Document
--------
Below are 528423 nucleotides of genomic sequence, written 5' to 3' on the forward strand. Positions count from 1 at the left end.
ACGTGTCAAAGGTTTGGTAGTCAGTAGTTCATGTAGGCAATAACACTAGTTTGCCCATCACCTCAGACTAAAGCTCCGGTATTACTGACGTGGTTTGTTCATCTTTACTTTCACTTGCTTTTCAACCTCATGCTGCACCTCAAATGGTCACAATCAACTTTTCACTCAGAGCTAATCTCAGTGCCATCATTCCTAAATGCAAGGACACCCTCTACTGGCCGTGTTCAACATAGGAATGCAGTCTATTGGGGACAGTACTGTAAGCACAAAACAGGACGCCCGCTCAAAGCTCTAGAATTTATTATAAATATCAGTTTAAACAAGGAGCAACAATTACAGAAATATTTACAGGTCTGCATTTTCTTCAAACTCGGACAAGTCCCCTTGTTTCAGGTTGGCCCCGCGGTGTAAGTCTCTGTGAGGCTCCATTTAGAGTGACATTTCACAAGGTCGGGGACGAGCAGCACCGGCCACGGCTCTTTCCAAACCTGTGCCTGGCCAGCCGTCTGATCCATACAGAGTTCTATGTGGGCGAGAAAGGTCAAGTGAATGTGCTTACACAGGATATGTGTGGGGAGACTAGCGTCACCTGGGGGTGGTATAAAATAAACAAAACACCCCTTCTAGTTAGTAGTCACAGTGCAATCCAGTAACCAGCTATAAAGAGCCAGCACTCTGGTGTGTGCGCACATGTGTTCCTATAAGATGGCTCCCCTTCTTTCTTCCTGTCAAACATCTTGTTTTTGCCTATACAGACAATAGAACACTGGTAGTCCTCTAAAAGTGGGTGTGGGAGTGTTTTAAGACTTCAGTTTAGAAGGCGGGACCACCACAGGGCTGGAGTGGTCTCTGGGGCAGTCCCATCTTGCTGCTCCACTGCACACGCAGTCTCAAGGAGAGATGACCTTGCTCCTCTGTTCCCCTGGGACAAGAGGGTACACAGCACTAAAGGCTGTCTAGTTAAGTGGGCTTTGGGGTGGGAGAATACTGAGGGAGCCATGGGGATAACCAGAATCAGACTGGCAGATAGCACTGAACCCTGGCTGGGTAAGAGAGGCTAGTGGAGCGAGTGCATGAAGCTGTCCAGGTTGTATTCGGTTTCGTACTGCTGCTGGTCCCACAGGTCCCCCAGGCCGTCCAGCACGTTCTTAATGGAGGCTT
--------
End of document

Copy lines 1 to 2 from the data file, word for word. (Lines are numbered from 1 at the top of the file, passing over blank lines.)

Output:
Below are 528423 nucleotides of genomic sequence, written 5' to 3' on the forward strand. Positions count from 1 at the left end.
ACGTGTCAAAGGTTTGGTAGTCAGTAGTTCATGTAGGCAATAACACTAGTTTGCCCATCACCTCAGACTAAAGCTCCGGTATTACTGACGTGGTTTGTTCATCTTTACTTTCACTTGCTTTTCAACCTCATGCTGCACCTCAAATGGTCACAATCAACTTTTCACTCAGAGCTAATCTCAGTGCCATCATTCCTAAATGCAAGGACACCCTCTACTGGCCGTGTTCAACATAGGAATGCAGTCTATTGGGGACAGTACTGTAAGCACAAAACAGGACGCCCGCTCAAAGCTCTAGAATTTATTATAAATATCAGTTTAAACAAGGAGCAACAATTACAGAAATATTTACAGGTCTGCATTTTCTTCAAACTCGGACAAGTCCCCTTGTTTCAGGTTGGCCCCGCGGTGTAAGTCTCTGTGAGGCTCCATTTAGAGTGACATTTCACAAGGTCGGGGACGAGCAGCACCGGCCACGGCTCTTTCCAAACCTGTGCCTGGCCAGCCGTCTGATCCATACAGAGTTCTATGTGGGCGAGAAAGGTCAAGTGAATGTGCTTACACAGGATATGTGTGGGGAGACTAGCGTCACCTGGGGGTGGTATAAAATAAACAAAACACCCCTTCTAGTTAGTAGTCACAGTGCAATCCAGTAACCAGCTATAAAGAGCCAGCACTCTGGTGTGTGCGCACATGTGTTCCTATAAGATGGCTCCCCTTCTTTCTTCCTGTCAAACATCTTGTTTTTGCCTATACAGACAATAGAACACTGGTAGTCCTCTAAAAGTGGGTGTGGGAGTGTTTTAAGACTTCAGTTTAGAAGGCGGGACCACCACAGGGCTGGAGTGGTCTCTGGGGCAGTCCCATCTTGCTGCTCCACTGCACACGCAGTCTCAAGGAGAGATGACCTTGCTCCTCTGTTCCCCTGGGACAAGAGGGTACACAGCACTAAAGGCTGTCTAGTTAAGTGGGCTTTGGGGTGGGAGAATACTGAGGGAGCCATGGGGATAACCAGAATCAGACTGGCAGATAGCACTGAACCCTGGCTGGGTAAGAGAGGCTAGTGGAGCGAGTGCATGAAGCTGTCCAGGTTGTATTCGGTTTCGTACTGCTGCTGGTCCCACAGGTCCCCCAGGCCGTCCAGCACGTTCTTAATGGAGGCTT